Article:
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By alex.alex, 8 years ago, translation, In English,
Hi to everybody....

Today will be another round of COCI.
Those wishing to participate can enter/register here
To LogIn choose COCI 2011/2012 - Contest #2.

Good luck to all in advance...

UPD: Here are results.
 
 
 
 
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8 years ago, # |
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How to solve the 5th problem?
  • 8 years ago, # ^ |
    Rev. 2   Vote: I like it +1 Vote: I do not like it

    First, notice that the graph of dependencies between variables is a forest. We call b a "left child" of a if a is the Xi of b. Similarly, b is a "right child" if a is the Yi of b.

    Now consider variable a, value i, and the subtree rooted in a. We want counter[a][i] contain the number of all possible value assignments of the variables in the subtree such that a=i and that each of them respects the constraints (given by Xi and Yi).

    We notice that this value can be computed easily based on the values of the children of a. It's the product of sum(c,i) for each child c of a, where sum(c,i) is the sum of counter[c][1..i] if c is a right child or the sum of counter[c][i..100000] if c is a left child.

    So, through recursion (well, actually dynamic programming), we can compute counter[a][i] for all a and for all i. To get the final result we multiply, for all roots r of the trees, the sum of counter[r][i] for all values of i.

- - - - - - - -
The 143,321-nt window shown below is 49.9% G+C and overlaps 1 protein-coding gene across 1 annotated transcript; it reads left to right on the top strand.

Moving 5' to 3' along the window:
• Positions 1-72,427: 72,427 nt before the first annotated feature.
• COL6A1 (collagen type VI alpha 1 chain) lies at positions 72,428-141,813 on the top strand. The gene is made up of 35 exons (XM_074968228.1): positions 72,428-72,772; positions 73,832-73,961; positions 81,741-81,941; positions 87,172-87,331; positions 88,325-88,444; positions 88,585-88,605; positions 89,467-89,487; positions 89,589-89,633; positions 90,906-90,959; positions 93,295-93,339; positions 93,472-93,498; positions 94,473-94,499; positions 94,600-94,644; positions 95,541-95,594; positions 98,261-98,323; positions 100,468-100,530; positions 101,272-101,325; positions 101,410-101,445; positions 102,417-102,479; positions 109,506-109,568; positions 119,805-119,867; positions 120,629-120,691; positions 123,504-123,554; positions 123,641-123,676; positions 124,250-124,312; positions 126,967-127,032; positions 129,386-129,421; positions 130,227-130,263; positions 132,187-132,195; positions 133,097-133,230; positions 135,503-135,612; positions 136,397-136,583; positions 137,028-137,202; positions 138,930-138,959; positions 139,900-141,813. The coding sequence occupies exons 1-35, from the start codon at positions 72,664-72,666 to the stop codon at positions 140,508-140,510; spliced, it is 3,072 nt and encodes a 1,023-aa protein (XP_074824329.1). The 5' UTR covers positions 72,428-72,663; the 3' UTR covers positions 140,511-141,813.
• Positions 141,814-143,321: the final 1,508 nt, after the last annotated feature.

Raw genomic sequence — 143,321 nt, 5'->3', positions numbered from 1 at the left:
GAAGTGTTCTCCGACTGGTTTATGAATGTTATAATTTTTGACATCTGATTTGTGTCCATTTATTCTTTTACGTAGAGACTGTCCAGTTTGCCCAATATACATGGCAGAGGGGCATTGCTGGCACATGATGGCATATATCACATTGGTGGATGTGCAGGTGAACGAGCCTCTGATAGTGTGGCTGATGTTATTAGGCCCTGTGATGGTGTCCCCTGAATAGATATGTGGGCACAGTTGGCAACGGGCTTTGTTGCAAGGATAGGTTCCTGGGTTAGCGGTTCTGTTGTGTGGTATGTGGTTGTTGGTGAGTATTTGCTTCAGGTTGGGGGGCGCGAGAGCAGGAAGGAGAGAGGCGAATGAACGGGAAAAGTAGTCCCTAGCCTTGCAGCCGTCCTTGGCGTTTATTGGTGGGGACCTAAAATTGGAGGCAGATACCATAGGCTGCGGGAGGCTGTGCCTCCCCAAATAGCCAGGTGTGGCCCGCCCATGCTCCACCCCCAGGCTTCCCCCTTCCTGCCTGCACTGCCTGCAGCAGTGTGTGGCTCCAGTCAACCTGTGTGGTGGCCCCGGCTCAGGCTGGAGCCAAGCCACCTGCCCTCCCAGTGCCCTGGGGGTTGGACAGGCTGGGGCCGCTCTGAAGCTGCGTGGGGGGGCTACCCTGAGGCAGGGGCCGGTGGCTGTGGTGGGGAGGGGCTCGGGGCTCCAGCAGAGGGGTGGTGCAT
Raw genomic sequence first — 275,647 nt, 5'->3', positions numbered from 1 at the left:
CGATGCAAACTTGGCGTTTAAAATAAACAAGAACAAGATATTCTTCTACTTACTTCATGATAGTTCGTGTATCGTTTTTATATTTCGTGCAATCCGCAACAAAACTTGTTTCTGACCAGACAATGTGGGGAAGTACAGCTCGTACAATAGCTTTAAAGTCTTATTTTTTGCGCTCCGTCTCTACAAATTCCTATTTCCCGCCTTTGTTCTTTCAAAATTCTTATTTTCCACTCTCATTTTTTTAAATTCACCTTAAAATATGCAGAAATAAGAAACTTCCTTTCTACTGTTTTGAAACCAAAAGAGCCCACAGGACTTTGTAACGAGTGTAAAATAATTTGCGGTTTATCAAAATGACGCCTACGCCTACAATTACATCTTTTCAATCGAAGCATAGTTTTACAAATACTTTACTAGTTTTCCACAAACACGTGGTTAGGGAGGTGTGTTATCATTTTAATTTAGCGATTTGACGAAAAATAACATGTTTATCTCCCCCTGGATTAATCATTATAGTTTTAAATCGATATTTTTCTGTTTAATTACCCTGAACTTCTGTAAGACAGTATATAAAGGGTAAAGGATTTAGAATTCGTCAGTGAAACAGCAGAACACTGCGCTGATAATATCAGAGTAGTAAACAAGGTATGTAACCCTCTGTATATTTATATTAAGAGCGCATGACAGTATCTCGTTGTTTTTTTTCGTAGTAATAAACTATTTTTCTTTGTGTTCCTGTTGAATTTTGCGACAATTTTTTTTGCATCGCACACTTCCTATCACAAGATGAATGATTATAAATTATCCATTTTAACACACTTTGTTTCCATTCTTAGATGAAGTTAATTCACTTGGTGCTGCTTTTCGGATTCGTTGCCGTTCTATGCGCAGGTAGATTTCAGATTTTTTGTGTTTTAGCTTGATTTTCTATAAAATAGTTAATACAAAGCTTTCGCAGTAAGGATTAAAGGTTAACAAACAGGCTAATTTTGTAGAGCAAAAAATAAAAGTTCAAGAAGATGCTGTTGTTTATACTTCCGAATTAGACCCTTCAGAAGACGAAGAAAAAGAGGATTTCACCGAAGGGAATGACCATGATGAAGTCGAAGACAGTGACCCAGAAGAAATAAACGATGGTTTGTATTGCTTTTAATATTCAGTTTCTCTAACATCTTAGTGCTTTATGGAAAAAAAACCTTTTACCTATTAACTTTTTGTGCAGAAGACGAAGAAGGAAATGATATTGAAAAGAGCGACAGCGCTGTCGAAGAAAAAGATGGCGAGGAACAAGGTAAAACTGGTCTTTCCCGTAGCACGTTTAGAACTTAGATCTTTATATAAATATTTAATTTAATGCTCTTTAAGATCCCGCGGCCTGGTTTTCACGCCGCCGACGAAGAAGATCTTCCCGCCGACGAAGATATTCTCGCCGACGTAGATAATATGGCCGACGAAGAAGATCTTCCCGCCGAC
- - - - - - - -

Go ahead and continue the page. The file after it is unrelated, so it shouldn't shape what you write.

Don't worry, it sounds more complicated than it actually is!

    The complexity should be O(N) (with a factor of 100000 :) and it actually runs really fast: my implementation has an execution time of max. 0.04s.

    • 8 years ago, # ^ |
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      I forgot to mention that, obviously, counter[a][i] is zero when i<Xa or i>Ya.
      • 8 years ago, # ^ |
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        The Node may have more than one left-child or right-child .. How to solve it ..?
        • 8 years ago, # ^ |
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          To compute the value of counter[a][i] you iterate over all children of a (regardless of their type) and for each of them you compute the value of sum(c,i) (where c is the child you're currently iterating on). As I said, sum(c,i) is:
          • counter[c][1] + ... + counter[c][i] if c is a right child of a
          • counter[c][i] + ... + counter[c][100000] if c is a left child of a (this hardcoded constant is the maximum value of Xi and Yi)

          When you have the values of sum(c,i) for all children, you multiply them all to get the value of counter[a][i].

          I hope it's more clear now!

          • 8 years ago, # ^ |
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            Thanks a lot ..
            I'll have a try ..

            -----------

            How about this input:

            3
            2 3
            1 a
            b a

            You can't get a fix count[r][i] for some node ..

            • 8 years ago, # ^ |
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              The input is invalid: at most one of Xi and Yi is a reference to another variable!
8 years ago, # |
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These problems are easy. But since I write a function to output long long, and it doesn't work with negative number, I lost a lot of points. TAT...